The fibromyalgia (FM) syndrome as a manifestation of neuroticism?

After elucidating the components and theory of neuroticism (N)

as well as of psychosomatic complaints and their relationships

to personality dimensions and to psychosomatic diseases,

comparisons are performed between patients suffering from

fibromyalgia syndrome (FMS) or related pain diseases with

healthy subjects scoring high on personality dimensions

related to neuroticism. FMS and pain patients score high on

depression, anxiety, and experience of stress although

questionnaire scores on depression are higher in subjects not

exhibiting somatic features of the disease. High subjective

pain sensitivity and low thresholds for pain perception are

also common features in high N subjects and FMS patients. On

the endocrinological level cortisol responses to challenge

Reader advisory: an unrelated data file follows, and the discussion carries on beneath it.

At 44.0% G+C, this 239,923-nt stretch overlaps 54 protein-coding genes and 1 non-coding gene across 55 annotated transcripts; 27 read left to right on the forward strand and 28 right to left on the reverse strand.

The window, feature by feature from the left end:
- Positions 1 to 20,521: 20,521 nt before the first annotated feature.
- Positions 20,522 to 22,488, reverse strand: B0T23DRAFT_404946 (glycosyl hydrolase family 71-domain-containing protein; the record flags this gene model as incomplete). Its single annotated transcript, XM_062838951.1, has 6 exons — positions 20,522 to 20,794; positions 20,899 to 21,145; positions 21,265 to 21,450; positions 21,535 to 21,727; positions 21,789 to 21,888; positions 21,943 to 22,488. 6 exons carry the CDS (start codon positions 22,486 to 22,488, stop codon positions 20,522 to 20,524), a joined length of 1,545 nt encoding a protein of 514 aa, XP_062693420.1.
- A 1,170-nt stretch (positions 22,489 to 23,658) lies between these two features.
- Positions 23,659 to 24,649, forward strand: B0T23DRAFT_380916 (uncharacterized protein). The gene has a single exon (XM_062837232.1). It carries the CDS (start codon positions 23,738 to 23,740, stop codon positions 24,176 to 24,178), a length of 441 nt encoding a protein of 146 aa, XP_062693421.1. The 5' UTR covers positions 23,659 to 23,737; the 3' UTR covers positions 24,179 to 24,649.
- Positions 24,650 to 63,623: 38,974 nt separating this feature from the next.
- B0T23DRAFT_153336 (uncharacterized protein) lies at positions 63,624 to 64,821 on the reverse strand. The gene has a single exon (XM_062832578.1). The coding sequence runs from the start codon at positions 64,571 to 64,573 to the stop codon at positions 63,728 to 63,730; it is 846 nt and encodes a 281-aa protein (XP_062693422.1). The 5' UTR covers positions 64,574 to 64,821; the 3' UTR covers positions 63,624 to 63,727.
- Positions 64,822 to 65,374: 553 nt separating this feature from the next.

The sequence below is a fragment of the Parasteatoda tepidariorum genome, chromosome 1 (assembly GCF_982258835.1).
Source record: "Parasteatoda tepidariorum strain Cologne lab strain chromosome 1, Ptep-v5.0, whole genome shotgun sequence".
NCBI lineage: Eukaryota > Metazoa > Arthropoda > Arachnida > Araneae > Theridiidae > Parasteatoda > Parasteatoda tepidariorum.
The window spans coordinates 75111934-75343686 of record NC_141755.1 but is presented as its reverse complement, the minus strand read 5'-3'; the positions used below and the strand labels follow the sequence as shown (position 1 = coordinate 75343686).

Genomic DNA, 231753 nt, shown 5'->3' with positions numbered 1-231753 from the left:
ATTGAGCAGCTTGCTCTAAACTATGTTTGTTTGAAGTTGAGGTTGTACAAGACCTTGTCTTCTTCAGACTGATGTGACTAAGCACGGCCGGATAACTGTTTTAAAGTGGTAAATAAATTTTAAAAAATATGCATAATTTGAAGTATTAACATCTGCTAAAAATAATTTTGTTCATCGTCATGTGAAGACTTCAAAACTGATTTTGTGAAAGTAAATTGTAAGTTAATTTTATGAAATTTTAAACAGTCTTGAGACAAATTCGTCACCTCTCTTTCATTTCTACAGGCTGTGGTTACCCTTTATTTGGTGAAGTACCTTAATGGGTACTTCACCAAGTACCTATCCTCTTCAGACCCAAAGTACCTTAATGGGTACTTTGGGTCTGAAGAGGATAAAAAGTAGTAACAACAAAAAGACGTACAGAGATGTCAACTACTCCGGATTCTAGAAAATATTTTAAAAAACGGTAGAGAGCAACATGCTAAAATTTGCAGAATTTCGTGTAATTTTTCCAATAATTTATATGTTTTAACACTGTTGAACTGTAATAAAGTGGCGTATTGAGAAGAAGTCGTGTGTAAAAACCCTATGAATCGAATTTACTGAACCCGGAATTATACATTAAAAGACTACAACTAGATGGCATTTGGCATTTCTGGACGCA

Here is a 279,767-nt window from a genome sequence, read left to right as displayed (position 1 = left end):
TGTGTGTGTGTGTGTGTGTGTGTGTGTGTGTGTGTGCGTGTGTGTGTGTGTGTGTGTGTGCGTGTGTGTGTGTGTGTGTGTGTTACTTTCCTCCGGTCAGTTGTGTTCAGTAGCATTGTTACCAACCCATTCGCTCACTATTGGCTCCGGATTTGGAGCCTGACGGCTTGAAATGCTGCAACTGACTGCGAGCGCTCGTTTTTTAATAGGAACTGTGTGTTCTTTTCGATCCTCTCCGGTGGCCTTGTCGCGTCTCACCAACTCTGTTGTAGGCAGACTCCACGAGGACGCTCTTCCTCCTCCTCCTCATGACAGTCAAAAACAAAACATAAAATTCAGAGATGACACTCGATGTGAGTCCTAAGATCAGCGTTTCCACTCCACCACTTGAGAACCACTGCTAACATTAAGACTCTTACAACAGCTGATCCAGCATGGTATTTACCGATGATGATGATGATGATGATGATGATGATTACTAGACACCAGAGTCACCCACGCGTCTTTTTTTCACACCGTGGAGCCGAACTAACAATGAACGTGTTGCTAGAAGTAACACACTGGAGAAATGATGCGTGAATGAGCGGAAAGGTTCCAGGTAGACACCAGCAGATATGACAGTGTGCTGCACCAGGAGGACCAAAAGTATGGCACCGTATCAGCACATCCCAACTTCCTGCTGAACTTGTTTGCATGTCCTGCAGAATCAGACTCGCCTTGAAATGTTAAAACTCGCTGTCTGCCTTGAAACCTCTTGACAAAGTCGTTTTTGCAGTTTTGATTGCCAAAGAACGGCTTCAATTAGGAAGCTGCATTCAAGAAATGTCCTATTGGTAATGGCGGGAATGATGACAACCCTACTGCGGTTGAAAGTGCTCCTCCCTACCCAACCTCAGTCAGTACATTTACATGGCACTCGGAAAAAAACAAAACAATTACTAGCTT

tests with CRH as well as prolactin responses to TRH are

higher in FMS patients than in high N healthy subjects

indicating an endocrinological difference. A common feature,

however, is the lack of adapatability in the two groups, since

neurotics are in particular characterized by a low capacity to

shift their behavior from one state to the other

(waking-sleeping, working-relaxing), to re-adapt to baseline

levels after endocrinological or physiological stress

responses, or to adjust to conditions of shift work. This is

reflected by chronobiological disturbances in FMS patients and

could also explain their maintainance of pain perception,

because they are incapable of correcting conditioned

pain-producing muscle tension.

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